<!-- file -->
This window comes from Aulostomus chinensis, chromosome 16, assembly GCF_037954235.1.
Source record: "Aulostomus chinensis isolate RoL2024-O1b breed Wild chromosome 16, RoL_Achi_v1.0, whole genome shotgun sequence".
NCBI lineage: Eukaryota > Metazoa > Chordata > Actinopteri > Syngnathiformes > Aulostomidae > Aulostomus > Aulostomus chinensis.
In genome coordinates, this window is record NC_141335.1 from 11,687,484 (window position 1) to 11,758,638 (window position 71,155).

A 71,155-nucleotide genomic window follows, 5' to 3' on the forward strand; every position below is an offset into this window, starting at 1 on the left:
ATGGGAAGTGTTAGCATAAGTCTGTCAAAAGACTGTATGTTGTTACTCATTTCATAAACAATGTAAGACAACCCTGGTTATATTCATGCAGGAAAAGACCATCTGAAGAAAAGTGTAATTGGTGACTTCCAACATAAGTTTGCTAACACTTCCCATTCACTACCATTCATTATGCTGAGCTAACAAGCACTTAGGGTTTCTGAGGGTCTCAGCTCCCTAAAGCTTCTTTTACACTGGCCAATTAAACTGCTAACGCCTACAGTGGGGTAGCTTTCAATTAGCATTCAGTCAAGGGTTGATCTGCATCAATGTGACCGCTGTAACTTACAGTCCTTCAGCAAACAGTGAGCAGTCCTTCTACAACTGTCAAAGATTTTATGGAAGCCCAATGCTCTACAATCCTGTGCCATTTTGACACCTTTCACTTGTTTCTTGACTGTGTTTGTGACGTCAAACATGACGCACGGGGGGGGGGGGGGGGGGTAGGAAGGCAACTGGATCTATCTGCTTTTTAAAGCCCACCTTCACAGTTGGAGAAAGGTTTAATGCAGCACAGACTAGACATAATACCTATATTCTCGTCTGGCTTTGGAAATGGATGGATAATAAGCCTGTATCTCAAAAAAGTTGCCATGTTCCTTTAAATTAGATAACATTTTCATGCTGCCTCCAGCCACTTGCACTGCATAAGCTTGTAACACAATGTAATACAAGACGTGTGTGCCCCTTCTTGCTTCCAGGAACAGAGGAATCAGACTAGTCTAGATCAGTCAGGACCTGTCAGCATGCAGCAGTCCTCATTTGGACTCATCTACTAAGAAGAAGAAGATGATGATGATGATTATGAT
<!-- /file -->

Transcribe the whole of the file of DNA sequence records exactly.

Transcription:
This window comes from Aulostomus chinensis, chromosome 16, assembly GCF_037954235.1.
Source record: "Aulostomus chinensis isolate RoL2024-O1b breed Wild chromosome 16, RoL_Achi_v1.0, whole genome shotgun sequence".
NCBI lineage: Eukaryota > Metazoa > Chordata > Actinopteri > Syngnathiformes > Aulostomidae > Aulostomus > Aulostomus chinensis.
In genome coordinates, this window is record NC_141335.1 from 11,687,484 (window position 1) to 11,758,638 (window position 71,155).

A 71,155-nucleotide genomic window follows, 5' to 3' on the forward strand; every position below is an offset into this window, starting at 1 on the left:
ATGGGAAGTGTTAGCATAAGTCTGTCAAAAGACTGTATGTTGTTACTCATTTCATAAACAATGTAAGACAACCCTGGTTATATTCATGCAGGAAAAGACCATCTGAAGAAAAGTGTAATTGGTGACTTCCAACATAAGTTTGCTAACACTTCCCATTCACTACCATTCATTATGCTGAGCTAACAAGCACTTAGGGTTTCTGAGGGTCTCAGCTCCCTAAAGCTTCTTTTACACTGGCCAATTAAACTGCTAACGCCTACAGTGGGGTAGCTTTCAATTAGCATTCAGTCAAGGGTTGATCTGCATCAATGTGACCGCTGTAACTTACAGTCCTTCAGCAAACAGTGAGCAGTCCTTCTACAACTGTCAAAGATTTTATGGAAGCCCAATGCTCTACAATCCTGTGCCATTTTGACACCTTTCACTTGTTTCTTGACTGTGTTTGTGACGTCAAACATGACGCACGGGGGGGGGGGGGGGGGGTAGGAAGGCAACTGGATCTATCTGCTTTTTAAAGCCCACCTTCACAGTTGGAGAAAGGTTTAATGCAGCACAGACTAGACATAATACCTATATTCTCGTCTGGCTTTGGAAATGGATGGATAATAAGCCTGTATCTCAAAAAAGTTGCCATGTTCCTTTAAATTAGATAACATTTTCATGCTGCCTCCAGCCACTTGCACTGCATAAGCTTGTAACACAATGTAATACAAGACGTGTGTGCCCCTTCTTGCTTCCAGGAACAGAGGAATCAGACTAGTCTAGATCAGTCAGGACCTGTCAGCATGCAGCAGTCCTCATTTGGACTCATCTACTAAGAAGAAGAAGATGATGATGATGATTATGAT